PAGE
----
If a juror’s check is lost or stolen, the juror must write a letter addressed to the Clerk of Court indicating the circumstances if known , the dates the juror served, and finally asking for the check to be replaced. This process can take as long as 8-12 weeks.

If a juror’s employer requires an interim statement proving his or her employee’s attendance, the grand jury coordinator is authorized to issue an attendance certification.

A 1099 form is issued only to those grand juror’s who make more than $600.00 for that reporting year. This figure does not include fees received for mileage. This form should be used in preparing your state and federal income taxes. If a juror does not reach the $600.00 mark, no 1099 form will be issued. This means that the juror should use their subvouchers included in their paychecks to calculate their additional income for tax purposes. If the employer requires a copy of the subvoucher, the original should be retained by the juror.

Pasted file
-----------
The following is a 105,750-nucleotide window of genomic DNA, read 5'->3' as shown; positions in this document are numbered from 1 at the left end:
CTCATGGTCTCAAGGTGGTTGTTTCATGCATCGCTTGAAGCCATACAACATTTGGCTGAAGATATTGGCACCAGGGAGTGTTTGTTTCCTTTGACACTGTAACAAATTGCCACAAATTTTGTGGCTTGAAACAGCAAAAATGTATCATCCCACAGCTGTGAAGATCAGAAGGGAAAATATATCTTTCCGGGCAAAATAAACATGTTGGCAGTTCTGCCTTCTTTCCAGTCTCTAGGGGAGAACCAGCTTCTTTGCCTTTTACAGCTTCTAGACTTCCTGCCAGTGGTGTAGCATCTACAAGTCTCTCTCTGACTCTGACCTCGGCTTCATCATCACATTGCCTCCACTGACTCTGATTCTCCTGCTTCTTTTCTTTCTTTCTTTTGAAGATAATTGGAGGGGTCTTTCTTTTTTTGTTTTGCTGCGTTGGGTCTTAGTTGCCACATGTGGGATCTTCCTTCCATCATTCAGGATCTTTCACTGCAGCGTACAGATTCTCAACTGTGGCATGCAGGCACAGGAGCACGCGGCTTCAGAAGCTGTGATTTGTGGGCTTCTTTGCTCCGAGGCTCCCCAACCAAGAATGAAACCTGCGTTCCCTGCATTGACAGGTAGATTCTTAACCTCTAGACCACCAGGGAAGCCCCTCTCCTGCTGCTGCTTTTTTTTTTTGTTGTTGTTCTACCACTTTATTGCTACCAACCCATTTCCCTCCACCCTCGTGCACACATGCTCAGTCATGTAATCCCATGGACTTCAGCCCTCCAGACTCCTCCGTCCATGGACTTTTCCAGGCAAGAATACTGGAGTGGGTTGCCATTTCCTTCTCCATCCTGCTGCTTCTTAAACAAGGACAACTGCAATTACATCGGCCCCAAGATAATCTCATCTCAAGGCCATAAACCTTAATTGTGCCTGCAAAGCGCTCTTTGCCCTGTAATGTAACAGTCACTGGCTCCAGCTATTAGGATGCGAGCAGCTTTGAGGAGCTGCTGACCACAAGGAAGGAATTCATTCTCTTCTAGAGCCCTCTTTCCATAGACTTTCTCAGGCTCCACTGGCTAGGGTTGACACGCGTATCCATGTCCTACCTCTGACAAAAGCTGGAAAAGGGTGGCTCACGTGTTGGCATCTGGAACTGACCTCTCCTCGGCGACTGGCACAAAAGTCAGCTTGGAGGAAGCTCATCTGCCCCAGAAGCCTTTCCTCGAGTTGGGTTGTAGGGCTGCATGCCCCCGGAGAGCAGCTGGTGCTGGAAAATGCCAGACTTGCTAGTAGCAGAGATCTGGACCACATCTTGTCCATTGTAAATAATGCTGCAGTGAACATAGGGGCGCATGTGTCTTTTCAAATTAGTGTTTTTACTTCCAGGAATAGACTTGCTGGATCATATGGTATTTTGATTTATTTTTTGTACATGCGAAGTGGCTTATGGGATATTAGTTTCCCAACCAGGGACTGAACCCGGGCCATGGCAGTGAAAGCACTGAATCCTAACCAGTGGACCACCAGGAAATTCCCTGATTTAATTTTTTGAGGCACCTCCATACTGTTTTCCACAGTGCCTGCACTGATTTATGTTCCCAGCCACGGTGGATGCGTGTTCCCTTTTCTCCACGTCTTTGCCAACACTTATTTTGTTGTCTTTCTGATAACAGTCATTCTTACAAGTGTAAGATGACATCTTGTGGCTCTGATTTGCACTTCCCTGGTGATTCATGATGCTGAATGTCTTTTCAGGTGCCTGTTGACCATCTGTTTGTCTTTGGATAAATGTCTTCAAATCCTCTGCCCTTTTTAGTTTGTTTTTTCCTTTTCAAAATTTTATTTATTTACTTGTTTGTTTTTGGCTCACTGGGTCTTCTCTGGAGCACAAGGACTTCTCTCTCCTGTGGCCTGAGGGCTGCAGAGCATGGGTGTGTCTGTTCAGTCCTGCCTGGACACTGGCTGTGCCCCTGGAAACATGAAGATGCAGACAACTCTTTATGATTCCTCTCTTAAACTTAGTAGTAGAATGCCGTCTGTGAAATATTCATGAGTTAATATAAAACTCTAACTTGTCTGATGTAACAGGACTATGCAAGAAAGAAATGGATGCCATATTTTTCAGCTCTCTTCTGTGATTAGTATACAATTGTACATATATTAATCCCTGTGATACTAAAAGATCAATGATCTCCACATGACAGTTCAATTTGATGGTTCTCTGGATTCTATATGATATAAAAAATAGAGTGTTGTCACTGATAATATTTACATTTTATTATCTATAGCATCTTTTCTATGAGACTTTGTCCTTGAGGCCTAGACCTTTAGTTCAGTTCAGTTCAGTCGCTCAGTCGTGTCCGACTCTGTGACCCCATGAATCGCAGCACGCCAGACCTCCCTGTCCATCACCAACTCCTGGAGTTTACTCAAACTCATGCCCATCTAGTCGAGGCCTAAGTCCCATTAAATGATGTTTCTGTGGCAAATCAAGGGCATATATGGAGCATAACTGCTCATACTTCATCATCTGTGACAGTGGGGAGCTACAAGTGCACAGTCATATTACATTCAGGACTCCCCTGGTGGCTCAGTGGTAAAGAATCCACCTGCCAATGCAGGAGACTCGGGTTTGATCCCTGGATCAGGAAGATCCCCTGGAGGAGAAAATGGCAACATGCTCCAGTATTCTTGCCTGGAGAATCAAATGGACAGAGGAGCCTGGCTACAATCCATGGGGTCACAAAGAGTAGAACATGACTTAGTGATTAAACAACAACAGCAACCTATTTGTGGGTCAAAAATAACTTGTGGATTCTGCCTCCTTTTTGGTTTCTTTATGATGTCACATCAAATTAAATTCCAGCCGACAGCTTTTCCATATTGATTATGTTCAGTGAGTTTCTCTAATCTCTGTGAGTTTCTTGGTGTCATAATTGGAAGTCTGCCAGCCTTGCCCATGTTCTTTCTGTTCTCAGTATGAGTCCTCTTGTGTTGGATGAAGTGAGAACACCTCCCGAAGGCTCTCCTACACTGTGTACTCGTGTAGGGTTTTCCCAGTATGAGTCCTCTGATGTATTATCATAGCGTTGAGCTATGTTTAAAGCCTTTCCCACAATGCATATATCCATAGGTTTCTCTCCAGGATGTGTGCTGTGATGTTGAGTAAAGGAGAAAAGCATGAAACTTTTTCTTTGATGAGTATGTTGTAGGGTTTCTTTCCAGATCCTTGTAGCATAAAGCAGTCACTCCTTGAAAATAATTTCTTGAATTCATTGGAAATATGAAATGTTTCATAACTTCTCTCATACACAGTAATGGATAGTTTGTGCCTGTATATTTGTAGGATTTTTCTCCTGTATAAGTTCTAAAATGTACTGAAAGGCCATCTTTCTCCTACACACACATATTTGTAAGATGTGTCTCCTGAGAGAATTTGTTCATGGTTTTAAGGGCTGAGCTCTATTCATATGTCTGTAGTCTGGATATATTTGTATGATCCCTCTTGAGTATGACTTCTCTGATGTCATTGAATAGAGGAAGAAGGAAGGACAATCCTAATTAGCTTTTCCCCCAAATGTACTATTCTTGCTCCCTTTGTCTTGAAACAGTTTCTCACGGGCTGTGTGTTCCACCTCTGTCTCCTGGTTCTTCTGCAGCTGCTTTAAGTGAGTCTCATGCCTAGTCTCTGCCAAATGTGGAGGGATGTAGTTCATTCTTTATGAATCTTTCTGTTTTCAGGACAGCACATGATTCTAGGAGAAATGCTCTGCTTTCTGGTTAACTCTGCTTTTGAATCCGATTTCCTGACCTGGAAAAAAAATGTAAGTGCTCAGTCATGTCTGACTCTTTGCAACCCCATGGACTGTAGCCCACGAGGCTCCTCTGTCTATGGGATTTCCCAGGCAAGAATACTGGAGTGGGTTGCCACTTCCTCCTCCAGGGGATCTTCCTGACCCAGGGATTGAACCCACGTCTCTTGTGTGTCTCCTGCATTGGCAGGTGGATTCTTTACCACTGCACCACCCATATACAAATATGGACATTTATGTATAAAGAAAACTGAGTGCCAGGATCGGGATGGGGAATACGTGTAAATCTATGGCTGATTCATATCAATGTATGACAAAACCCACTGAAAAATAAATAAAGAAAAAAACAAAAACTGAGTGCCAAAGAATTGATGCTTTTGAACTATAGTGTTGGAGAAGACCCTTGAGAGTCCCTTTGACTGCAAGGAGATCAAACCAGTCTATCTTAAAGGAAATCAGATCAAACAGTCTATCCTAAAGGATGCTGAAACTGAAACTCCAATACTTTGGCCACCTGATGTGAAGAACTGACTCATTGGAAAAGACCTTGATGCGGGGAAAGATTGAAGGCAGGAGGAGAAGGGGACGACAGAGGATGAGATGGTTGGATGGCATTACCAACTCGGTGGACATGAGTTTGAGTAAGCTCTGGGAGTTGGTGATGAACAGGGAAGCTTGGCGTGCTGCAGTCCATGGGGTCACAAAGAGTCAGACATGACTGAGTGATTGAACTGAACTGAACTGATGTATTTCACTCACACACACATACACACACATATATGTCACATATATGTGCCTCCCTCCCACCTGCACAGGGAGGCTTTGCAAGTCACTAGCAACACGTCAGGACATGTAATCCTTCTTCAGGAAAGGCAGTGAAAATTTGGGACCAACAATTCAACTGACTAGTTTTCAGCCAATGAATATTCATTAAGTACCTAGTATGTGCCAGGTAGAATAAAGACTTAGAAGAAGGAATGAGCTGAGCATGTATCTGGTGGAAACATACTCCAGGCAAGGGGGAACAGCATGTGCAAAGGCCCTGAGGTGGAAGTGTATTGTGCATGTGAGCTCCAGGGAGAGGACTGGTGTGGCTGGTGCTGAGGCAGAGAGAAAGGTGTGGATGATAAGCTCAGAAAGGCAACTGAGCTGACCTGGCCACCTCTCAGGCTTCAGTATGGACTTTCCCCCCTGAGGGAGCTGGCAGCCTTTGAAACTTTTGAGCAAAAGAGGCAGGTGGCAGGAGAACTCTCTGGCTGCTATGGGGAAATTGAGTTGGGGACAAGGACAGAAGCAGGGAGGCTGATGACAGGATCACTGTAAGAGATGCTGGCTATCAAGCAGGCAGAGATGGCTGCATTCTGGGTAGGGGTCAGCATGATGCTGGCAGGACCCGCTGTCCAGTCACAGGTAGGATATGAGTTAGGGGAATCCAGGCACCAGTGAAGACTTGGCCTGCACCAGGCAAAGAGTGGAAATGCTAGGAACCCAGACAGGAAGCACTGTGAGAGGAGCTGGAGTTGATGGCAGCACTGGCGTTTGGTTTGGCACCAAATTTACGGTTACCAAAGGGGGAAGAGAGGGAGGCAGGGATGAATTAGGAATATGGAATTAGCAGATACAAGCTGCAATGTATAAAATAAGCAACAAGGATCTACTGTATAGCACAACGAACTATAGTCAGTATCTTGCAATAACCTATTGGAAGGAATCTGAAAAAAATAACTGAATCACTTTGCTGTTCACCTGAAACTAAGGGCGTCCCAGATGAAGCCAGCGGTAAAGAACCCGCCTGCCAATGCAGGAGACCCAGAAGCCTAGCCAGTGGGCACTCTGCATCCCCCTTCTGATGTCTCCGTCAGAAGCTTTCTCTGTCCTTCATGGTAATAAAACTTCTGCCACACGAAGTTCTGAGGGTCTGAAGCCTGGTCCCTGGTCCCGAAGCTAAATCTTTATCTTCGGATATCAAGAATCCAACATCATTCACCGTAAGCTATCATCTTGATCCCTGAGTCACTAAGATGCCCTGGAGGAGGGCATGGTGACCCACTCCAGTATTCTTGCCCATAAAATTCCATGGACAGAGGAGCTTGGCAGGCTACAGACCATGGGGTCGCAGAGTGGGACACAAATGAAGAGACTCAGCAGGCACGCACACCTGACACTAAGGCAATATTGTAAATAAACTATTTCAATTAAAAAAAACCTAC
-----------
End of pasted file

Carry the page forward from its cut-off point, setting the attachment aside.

There are no statutes which require an employer to pay an employee for time spent on jury duty.

They are required by statute to allow an employee to serve and shall not " discharge, threaten to discharge, intimidate, or coerce any permanent employee by reason of such employee’s jury service, or the attendance or scheduled attendance in connection with such service, in any court of the United States." Any employer who violates the provisions of that section faces very serious penalties which will be enforced through the Justice Department and the district court.

If a juror feels that they have been terminated from their employment due to his or her jury service, the Jury Administrator should be notified immediately by telephone and in writing.

The daily fee for jurors is $40.00. After 45 days of actual service, a grand juror will receive $50.00 per day, an increase of $10.00.


During the initial orientation the court’s call-in system is fully explained. As a review for your reference, the system works as follows: